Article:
Leadership can be defined as a process of influencing other people in the organisation to accomplish a task. It involves directing an organisation in that it becomes more coherent and cohesive. Leadership style can therefore be defined as approach for providing direction. It includes motivation. There are various leadership styles that exist in management. They include authoritarian or autocratic, participative or democratic, delegative or free reign leadership. Leading is quite interpersonal in nature.
This paper aims at examining the effect of gender on leadership styles; the paper particularly focuses in answering the question about if there is any connection between gender and effectiveness of leadership. To achieve this, the research paper will scrutinize previous studies done about this work. This research paper will base on various studies on this issue of gender and leadership. The paper is not a comprehensive study, but highlights major finding of this issue. More research will be needed to build more evidence on the topic.
With an increasing number of women taking up more leadership positions, and yet still being viewed as “weak” by their male counterparts its important to find out if gender plays a any role in leadership. (Butterfield and Grinnel, 1999) Structure; Since time in memorial, many people believe that leadership is naturally a masculine activity and thus a man’s duty. Many studies carried out dating way back in 1970s revealed that there was a lot of gender bias in regard to women’s accomplishment in the business world.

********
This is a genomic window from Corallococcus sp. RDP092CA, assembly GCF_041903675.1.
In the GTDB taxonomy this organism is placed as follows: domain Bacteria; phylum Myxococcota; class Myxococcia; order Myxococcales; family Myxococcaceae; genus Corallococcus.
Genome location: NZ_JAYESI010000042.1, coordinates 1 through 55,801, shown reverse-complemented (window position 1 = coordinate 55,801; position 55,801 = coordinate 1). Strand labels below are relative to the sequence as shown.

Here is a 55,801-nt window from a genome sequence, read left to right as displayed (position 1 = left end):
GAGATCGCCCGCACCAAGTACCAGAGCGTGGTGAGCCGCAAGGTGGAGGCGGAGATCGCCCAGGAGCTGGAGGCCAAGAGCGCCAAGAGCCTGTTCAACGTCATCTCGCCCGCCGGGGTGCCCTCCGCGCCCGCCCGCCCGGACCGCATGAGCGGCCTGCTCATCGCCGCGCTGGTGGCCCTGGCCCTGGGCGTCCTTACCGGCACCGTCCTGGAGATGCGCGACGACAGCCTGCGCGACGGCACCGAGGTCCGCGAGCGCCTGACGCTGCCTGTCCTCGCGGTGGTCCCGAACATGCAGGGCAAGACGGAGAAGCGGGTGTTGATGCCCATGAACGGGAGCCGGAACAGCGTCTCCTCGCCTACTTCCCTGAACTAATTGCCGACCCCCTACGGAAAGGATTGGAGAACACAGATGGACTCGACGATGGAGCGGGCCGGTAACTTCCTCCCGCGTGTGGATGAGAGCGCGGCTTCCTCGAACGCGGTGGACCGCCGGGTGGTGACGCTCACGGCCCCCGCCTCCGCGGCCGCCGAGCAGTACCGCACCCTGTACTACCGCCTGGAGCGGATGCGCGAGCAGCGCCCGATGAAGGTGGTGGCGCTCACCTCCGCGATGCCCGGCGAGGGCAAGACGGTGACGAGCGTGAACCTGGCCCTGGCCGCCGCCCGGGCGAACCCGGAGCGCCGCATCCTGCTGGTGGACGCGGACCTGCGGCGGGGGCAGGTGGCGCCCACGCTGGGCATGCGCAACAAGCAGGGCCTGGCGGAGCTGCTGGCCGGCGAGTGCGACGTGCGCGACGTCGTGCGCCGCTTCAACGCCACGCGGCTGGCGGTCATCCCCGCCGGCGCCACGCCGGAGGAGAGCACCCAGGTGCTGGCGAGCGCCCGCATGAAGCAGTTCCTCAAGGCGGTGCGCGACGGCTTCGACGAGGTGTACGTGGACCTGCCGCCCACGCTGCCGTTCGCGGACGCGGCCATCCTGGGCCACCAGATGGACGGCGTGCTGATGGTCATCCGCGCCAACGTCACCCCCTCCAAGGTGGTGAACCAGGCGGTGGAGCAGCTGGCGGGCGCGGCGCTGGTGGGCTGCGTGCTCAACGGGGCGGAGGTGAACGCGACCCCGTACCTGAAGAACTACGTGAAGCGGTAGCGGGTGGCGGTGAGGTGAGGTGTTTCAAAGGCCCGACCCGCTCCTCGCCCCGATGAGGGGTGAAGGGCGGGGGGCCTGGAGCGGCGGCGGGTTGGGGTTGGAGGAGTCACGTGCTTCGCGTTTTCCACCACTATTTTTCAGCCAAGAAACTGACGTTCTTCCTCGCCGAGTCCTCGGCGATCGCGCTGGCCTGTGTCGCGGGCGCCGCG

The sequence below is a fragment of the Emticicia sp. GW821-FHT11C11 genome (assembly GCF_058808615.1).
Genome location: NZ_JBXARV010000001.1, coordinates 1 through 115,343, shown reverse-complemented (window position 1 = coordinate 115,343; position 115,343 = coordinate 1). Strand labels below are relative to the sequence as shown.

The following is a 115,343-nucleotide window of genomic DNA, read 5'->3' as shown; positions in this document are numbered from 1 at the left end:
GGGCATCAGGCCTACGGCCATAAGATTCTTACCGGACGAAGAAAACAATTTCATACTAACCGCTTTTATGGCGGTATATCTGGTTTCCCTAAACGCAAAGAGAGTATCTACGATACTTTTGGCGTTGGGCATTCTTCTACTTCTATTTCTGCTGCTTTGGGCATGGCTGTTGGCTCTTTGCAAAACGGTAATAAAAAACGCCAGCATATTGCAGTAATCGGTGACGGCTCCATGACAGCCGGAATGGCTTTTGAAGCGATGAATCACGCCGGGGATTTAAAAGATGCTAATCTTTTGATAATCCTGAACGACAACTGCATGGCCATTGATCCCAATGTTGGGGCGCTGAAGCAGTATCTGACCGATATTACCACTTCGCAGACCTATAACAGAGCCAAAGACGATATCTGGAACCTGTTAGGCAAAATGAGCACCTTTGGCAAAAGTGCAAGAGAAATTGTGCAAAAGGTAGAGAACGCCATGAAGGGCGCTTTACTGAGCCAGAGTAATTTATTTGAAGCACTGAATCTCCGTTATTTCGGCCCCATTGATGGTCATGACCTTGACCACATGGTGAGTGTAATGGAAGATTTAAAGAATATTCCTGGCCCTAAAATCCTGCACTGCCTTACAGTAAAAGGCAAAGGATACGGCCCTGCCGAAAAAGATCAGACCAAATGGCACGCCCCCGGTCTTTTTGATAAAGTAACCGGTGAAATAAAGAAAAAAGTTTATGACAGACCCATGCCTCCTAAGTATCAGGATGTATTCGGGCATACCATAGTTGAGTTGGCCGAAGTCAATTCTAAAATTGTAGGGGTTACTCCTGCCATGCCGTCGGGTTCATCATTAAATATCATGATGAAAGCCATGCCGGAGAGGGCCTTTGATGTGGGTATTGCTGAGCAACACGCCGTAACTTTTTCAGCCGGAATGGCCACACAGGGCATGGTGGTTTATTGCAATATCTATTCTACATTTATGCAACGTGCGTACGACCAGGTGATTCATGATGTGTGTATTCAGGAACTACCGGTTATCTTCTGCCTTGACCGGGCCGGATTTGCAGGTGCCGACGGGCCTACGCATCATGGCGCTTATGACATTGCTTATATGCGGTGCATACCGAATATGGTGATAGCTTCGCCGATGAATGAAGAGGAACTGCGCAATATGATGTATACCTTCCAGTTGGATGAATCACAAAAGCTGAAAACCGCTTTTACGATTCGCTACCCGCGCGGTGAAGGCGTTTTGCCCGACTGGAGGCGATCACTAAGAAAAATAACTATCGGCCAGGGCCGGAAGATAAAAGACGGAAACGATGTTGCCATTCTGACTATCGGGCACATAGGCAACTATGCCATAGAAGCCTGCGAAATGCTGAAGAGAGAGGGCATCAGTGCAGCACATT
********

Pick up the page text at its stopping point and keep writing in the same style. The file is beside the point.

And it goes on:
As later as in 1990 much of this bias about women were still being observed and studies carried out in 1990 by (Cann and Siegfried, 1990) showed that there was still chauvinism about women leadership. However, research has shown that women and men have a lot of similarities rather than differences when it comes to leadership behaviours and styles. However, many studies reveal that gender plays an important role in leadership style selection. (Cann and Siegfried, 1990) Overview of the theory;
There are three well known leadership theories which try to explain leadership and which can be used to explain gender and leadership. These are • Normative decision model • Situational leadership model • Contingency theory In each model we shall basically focus on the facet of emerging leadership in relation to situational aspects as per these models. This will lead to the next stage where we shall put focus on specific features of leadership as outlined in these models, and examine if and how gender affects leadership. (Butterfield and Grinnel, 1999)